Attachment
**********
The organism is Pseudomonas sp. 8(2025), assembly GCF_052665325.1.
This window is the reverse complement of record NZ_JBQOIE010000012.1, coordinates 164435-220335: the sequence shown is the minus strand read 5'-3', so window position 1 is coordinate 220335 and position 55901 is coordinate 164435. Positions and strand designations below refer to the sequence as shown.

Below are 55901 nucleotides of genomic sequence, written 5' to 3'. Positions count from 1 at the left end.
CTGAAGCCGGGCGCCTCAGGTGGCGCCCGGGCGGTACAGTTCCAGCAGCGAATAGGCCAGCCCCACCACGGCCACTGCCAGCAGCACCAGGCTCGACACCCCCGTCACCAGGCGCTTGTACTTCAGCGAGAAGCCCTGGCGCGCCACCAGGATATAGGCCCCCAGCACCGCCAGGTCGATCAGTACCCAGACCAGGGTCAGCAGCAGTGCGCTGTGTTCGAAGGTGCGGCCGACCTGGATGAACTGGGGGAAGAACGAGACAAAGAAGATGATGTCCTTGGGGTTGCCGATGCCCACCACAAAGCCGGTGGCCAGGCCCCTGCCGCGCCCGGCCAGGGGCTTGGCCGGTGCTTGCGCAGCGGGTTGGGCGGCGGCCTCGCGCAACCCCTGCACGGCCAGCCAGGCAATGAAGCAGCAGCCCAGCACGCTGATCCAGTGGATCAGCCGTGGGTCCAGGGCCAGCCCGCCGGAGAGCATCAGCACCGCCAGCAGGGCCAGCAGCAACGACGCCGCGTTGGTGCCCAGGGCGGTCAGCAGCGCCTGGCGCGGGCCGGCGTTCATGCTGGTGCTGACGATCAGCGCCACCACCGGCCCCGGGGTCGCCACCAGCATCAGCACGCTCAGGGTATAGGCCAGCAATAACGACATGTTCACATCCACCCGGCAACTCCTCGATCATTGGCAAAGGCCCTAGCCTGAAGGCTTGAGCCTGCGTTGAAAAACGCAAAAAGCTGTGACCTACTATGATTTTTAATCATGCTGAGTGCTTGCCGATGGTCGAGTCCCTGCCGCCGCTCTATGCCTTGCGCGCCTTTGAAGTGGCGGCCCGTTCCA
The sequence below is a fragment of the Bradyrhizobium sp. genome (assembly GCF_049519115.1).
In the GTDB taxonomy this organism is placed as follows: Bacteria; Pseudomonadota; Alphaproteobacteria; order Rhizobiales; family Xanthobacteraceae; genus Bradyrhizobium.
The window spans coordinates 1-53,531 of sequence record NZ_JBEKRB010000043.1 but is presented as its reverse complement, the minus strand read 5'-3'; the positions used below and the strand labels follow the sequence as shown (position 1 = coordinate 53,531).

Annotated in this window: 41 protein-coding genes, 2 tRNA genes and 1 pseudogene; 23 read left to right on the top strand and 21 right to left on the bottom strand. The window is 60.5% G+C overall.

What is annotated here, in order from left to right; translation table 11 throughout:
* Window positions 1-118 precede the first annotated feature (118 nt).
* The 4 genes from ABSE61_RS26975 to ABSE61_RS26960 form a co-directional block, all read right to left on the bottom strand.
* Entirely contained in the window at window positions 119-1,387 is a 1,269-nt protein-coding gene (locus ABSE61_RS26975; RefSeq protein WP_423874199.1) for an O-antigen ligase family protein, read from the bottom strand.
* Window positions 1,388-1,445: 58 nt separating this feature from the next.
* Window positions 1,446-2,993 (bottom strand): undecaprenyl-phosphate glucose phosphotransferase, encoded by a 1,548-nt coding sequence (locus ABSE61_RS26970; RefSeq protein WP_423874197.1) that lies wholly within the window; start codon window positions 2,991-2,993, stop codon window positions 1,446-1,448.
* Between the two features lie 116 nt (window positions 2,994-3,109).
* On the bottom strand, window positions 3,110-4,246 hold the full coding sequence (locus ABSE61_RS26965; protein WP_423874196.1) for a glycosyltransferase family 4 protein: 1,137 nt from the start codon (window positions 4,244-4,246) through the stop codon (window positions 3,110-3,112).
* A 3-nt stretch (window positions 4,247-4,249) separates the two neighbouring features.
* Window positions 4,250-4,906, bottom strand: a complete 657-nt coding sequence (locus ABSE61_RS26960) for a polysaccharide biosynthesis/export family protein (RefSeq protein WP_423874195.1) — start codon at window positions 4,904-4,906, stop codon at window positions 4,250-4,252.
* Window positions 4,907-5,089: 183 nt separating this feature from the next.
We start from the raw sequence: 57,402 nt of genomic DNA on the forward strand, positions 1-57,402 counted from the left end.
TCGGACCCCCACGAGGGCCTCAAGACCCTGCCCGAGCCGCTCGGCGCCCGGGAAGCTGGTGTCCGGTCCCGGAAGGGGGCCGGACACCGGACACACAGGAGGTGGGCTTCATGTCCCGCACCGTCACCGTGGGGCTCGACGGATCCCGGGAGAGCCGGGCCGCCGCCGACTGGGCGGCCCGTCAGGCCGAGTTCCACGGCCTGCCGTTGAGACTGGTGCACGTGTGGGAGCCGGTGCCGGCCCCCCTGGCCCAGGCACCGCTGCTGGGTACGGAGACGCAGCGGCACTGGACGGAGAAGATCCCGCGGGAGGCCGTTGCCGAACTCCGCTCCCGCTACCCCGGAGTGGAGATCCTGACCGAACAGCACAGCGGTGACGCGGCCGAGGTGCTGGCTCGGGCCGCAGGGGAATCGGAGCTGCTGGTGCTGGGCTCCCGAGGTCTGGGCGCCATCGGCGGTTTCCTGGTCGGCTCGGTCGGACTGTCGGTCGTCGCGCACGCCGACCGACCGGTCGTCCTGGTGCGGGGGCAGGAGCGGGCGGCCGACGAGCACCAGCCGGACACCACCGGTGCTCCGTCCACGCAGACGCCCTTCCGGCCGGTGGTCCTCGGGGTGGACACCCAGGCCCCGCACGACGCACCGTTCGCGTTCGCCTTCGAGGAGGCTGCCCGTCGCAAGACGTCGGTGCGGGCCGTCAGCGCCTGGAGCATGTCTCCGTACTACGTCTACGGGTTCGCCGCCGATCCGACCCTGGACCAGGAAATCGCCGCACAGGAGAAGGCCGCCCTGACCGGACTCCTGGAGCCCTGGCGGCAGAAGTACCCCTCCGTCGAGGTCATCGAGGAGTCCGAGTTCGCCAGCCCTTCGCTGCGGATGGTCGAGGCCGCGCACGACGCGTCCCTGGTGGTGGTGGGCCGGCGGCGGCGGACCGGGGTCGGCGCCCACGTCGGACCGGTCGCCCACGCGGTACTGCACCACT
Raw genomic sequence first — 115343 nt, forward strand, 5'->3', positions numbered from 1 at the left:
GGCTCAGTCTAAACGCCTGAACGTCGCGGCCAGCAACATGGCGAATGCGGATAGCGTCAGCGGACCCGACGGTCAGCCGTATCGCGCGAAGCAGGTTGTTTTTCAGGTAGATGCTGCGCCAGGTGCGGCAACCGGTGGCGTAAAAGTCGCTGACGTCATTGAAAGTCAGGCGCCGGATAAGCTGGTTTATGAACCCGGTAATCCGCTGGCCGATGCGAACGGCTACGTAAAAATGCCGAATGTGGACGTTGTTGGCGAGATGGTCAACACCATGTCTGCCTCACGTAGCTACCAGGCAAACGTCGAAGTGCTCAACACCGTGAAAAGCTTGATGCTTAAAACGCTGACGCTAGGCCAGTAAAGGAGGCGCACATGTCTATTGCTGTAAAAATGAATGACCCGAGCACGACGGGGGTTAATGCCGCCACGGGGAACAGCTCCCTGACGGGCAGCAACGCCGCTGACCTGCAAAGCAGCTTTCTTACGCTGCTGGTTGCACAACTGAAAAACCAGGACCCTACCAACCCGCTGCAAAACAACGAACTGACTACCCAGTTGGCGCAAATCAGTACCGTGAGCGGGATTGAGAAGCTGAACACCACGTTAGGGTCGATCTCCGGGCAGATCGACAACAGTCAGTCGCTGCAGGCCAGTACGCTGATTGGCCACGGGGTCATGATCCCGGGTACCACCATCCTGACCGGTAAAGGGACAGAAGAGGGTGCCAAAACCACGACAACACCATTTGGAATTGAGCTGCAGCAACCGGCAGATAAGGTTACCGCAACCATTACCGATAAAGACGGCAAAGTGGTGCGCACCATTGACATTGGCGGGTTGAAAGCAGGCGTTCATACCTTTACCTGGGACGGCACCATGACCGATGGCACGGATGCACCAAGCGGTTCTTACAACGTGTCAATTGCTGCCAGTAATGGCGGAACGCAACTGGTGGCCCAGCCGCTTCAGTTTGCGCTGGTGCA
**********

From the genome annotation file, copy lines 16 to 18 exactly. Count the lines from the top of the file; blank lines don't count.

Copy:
* On the bottom strand, window positions 3,110-4,246 hold the full coding sequence (locus ABSE61_RS26965; protein WP_423874196.1) for a glycosyltransferase family 4 protein: 1,137 nt from the start codon (window positions 4,244-4,246) through the stop codon (window positions 3,110-3,112).
* A 3-nt stretch (window positions 4,247-4,249) separates the two neighbouring features.
* Window positions 4,250-4,906, bottom strand: a complete 657-nt coding sequence (locus ABSE61_RS26960) for a polysaccharide biosynthesis/export family protein (RefSeq protein WP_423874195.1) — start codon at window positions 4,904-4,906, stop codon at window positions 4,250-4,252.